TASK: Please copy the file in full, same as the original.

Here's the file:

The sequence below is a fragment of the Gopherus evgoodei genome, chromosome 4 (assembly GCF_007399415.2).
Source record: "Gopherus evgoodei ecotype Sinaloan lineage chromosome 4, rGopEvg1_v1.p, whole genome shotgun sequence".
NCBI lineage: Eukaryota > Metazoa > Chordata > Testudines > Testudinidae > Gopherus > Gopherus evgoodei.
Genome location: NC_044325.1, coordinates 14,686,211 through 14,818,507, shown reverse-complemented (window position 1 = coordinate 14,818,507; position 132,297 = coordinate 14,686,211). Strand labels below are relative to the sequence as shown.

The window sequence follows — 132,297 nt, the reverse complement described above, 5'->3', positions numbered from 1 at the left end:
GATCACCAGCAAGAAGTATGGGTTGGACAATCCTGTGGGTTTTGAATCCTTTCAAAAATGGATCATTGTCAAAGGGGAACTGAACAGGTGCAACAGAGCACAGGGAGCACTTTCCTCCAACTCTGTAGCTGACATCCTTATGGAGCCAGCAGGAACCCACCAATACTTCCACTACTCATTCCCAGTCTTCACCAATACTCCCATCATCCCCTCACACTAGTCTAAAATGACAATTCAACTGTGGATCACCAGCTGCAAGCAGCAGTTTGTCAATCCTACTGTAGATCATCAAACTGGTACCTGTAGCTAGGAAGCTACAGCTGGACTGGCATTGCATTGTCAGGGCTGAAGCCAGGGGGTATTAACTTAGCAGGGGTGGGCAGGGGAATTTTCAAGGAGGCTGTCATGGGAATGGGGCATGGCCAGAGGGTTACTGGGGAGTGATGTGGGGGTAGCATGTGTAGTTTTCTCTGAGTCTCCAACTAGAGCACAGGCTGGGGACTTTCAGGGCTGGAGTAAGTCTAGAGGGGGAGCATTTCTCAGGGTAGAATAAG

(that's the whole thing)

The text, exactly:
The sequence below is a fragment of the Gopherus evgoodei genome, chromosome 4 (assembly GCF_007399415.2).
Source record: "Gopherus evgoodei ecotype Sinaloan lineage chromosome 4, rGopEvg1_v1.p, whole genome shotgun sequence".
NCBI lineage: Eukaryota > Metazoa > Chordata > Testudines > Testudinidae > Gopherus > Gopherus evgoodei.
Genome location: NC_044325.1, coordinates 14,686,211 through 14,818,507, shown reverse-complemented (window position 1 = coordinate 14,818,507; position 132,297 = coordinate 14,686,211). Strand labels below are relative to the sequence as shown.

The window sequence follows — 132,297 nt, the reverse complement described above, 5'->3', positions numbered from 1 at the left end:
GATCACCAGCAAGAAGTATGGGTTGGACAATCCTGTGGGTTTTGAATCCTTTCAAAAATGGATCATTGTCAAAGGGGAACTGAACAGGTGCAACAGAGCACAGGGAGCACTTTCCTCCAACTCTGTAGCTGACATCCTTATGGAGCCAGCAGGAACCCACCAATACTTCCACTACTCATTCCCAGTCTTCACCAATACTCCCATCATCCCCTCACACTAGTCTAAAATGACAATTCAACTGTGGATCACCAGCTGCAAGCAGCAGTTTGTCAATCCTACTGTAGATCATCAAACTGGTACCTGTAGCTAGGAAGCTACAGCTGGACTGGCATTGCATTGTCAGGGCTGAAGCCAGGGGGTATTAACTTAGCAGGGGTGGGCAGGGGAATTTTCAAGGAGGCTGTCATGGGAATGGGGCATGGCCAGAGGGTTACTGGGGAGTGATGTGGGGGTAGCATGTGTAGTTTTCTCTGAGTCTCCAACTAGAGCACAGGCTGGGGACTTTCAGGGCTGGAGTAAGTCTAGAGGGGGAGCATTTCTCAGGGTAGAATAAG